Mark Webber excluded from qualifying

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Mark Webber has been excluded from qualifying for the Chinese Grand Prix after his car failed to return to the pits due to a fuel shortage.

The Red Bull driver was forced to stop out on track during Q2 due to a fuel shortage, although he did manage to qualify 14th thanks to the time he had already set. However, Webber will now start from the back of the grid following the ruling from the FIA.

Cars are required to produce a fuel sample at the end of each session for the FIA, and the governing body has ruled that Webber would not have been able to supply this had he returned to the pits.

The team have confirmed that his car was under-fueled due to a technical problem.

“A fuel browser problem caused an incorrect fuel measurement to be delivered to Mark’s car,” the team revealed on Twitter.

This is a similar problem to the one Sebastian Vettel faced at last year’s Abu Dhabi Grand Prix, where he received the same penalty as Webber has today.

However, Webber was well aware that he could face such a sanction.

“It was a lack of fuel pressure so I couldn’t get back, so we stopped the car and qualifying was over before it started really,” he explained to the media.

“We’ll see what the rules are. I’m sure we’ll go through the process. It may be a double whammy.”

Webber will be able to start on fresh tires tomorrow, but the Australian driver did not hide his disappointment over the result.

“I think everyone’s in a similar boat saving tires. The option is not really the tire for this track. It’s completely wrong.”

To make the situation all the more painful for Webber, he believes that he could have challenged the front runners for pole position, which was eventually claimed by Lewis Hamilton.

“This is disappointing. Q1 went very well for me and the car has been quick all weekend.”

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F1: Red Bull Racing confirms switch to Honda engines next season

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Honda will become Red Bull’s engine supplier from next season after the Formula One team confirmed its anticipated split with Renault on Tuesday.

The Japanese manufacturer will supply engines for 2019 and 2020, and Red Bull team principal Christian Horner hailed the deal as “an exciting new phase” in the bid to return to the top of F1.

“After careful consideration and evaluation, we are certain this partnership with Honda is the right direction for the team,” Horner said in a team statement. “We have been impressed by Honda’s commitment to F1, by the rapid steps they have made in recent times with our (feeder) team Toro Rosso.”

It is a boost for Honda, which was unceremoniously dumped by McLaren at the end of last year.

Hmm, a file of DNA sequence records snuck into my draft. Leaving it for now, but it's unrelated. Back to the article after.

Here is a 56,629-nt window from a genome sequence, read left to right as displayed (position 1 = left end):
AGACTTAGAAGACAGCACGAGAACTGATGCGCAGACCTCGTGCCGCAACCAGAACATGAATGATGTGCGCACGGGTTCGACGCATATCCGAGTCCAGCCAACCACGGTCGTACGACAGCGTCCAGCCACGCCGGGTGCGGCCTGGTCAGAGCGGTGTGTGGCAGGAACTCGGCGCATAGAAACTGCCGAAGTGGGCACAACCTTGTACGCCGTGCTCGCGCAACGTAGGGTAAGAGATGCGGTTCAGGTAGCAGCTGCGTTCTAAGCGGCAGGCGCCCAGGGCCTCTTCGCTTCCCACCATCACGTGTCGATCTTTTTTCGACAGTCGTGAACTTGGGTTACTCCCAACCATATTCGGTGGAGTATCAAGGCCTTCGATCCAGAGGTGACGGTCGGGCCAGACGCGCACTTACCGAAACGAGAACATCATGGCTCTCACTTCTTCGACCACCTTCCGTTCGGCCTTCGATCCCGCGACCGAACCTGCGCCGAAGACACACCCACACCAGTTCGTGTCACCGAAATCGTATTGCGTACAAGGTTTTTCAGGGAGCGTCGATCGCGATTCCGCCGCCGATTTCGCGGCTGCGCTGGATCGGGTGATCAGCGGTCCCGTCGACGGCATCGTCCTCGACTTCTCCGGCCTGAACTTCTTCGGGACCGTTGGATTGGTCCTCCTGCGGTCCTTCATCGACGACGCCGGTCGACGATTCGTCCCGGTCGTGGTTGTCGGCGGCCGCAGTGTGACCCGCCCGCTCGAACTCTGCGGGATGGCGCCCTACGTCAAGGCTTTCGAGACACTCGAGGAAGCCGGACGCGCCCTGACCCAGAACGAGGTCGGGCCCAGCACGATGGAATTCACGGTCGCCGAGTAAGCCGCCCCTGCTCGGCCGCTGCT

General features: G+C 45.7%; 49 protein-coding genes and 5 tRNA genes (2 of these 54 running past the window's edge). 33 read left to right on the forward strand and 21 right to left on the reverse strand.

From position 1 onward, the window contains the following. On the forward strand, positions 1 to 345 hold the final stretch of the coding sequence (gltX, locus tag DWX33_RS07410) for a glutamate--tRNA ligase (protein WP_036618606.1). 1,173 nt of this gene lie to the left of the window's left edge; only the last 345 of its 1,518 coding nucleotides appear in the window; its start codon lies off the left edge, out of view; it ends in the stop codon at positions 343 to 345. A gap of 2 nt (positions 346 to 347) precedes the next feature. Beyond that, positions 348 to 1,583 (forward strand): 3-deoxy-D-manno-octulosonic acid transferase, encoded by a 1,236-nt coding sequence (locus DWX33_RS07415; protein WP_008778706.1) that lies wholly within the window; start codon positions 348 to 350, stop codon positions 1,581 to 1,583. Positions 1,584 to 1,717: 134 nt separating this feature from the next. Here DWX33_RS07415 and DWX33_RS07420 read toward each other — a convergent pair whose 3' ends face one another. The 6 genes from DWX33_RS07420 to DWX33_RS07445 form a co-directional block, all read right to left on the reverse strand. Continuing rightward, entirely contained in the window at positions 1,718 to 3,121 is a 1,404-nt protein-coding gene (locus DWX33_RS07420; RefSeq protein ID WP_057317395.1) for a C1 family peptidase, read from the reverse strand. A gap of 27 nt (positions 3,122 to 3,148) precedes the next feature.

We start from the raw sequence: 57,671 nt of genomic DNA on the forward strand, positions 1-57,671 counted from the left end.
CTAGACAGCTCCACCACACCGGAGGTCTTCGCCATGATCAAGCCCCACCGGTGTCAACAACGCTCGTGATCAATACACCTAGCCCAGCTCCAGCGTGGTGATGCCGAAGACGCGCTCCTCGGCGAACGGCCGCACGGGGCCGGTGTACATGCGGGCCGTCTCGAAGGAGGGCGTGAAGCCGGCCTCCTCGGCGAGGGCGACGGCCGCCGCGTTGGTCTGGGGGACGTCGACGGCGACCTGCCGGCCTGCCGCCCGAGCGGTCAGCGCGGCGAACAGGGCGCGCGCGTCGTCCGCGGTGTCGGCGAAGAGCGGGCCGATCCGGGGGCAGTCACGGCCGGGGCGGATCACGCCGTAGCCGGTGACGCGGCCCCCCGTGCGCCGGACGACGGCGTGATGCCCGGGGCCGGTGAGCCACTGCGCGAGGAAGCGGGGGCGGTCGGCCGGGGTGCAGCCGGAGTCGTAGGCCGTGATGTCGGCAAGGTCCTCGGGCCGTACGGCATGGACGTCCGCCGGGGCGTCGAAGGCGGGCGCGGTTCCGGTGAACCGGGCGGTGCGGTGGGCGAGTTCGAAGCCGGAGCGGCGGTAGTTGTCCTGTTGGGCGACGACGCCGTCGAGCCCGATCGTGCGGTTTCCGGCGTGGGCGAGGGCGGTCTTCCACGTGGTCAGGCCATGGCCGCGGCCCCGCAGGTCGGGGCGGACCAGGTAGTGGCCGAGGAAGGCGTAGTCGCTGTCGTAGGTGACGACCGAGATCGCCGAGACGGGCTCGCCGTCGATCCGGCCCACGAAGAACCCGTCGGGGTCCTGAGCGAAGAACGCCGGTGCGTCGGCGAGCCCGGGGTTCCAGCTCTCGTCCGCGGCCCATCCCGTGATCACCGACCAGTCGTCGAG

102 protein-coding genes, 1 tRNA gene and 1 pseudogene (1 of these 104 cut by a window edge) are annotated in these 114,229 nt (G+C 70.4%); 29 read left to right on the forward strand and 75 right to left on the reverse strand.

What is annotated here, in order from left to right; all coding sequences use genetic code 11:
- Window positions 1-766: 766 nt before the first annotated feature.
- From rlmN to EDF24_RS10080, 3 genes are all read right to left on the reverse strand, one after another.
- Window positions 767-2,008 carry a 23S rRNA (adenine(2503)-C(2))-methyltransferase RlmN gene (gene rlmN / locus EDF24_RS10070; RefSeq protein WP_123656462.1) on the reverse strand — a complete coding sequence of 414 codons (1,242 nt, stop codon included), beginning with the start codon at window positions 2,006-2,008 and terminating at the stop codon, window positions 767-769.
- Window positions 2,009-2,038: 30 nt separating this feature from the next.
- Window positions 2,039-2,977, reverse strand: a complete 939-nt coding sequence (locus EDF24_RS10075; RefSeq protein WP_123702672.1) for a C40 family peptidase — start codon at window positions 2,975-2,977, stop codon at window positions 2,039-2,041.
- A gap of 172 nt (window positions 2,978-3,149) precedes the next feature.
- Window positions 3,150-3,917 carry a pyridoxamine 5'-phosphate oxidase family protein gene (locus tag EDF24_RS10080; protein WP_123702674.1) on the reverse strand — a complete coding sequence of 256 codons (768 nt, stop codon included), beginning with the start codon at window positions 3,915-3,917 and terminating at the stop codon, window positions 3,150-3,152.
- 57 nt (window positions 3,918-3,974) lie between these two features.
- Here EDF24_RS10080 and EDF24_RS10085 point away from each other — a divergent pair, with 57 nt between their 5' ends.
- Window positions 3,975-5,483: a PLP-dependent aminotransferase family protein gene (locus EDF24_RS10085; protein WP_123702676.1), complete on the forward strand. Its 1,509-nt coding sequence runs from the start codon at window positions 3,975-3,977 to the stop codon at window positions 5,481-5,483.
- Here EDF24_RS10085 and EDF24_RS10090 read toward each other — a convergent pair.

Honda has started this season brightly as engine provider for Toro Rosso, and this may have been a key factor in Red Bull finally ditching Renault.

“Honda’s alignment with both Red Bull Formula One teams provides enormous potential,” Horner said. “Honda will have access to a wealth of data from both outfits, with Aston Martin Red Bull Racing leading the way, and the opportunities for faster, more effective and more competitive development are doubled.”

The deal brings to an end Red Bull’s 12-year partnership with Renault.

Although relations became increasingly strained between the two parties in recent years, it was once a dream partnership as Red Bull and Renault won four straight drivers’ and constructors’ championships with Sebastian Vettel behind the wheel from 2010-13.

During that glory era, Vettel and teammate Mark Webber won 47 grand prix. Since 2013, results have somewhat dried up and there have been only 10 race wins.

“We have sometimes had our differences but Renault has always worked tirelessly and to the best of its ability to provide us with a competitive power unit,” Horner said.

He was not always quite so complimentary about Renault. He has regularly and publicly criticized Renault’s reliability in recent years – although it has been hard to judge sometimes.

Red Bull showed good speed toward the end of last season when Max Verstappen won two races, and teammate Daniel Ricciardo won this season’s Chinese GP with a brilliant drive. The difference in speed between Red Bull and Mercedes appears less than before, although Ferrari remains noticeably quicker.

Verstappen’s form has picked up after a poor start to 2018, marred by crashes, and he has taken third place in two of the past three races.

Meanwhile, McLaren’s partnership with Renault has not been as successful as they anticipated after dropping Honda following three fruitless seasons together.

Two-time F1 champion Fernando Alonso has failed to finish the past two races and has yet to place higher than fifth. Renault teammate Nico Hulkenberg has a best finish of fourth place.